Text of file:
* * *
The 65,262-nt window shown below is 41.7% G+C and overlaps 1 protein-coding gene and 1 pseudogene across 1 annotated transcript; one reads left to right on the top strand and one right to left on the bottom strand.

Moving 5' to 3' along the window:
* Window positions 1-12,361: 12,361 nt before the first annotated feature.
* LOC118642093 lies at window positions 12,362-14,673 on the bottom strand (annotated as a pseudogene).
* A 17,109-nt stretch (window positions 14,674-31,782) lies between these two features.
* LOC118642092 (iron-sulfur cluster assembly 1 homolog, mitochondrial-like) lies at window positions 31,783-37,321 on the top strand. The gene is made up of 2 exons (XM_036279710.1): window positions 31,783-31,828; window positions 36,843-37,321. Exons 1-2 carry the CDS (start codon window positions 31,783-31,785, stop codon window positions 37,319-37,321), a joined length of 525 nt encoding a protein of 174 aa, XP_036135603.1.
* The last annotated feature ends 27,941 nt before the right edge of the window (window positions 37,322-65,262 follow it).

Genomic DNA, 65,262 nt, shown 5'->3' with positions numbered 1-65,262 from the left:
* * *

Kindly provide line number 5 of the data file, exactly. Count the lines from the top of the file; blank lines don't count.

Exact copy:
* A 17,109-nt stretch (window positions 14,674-31,782) lies between these two features.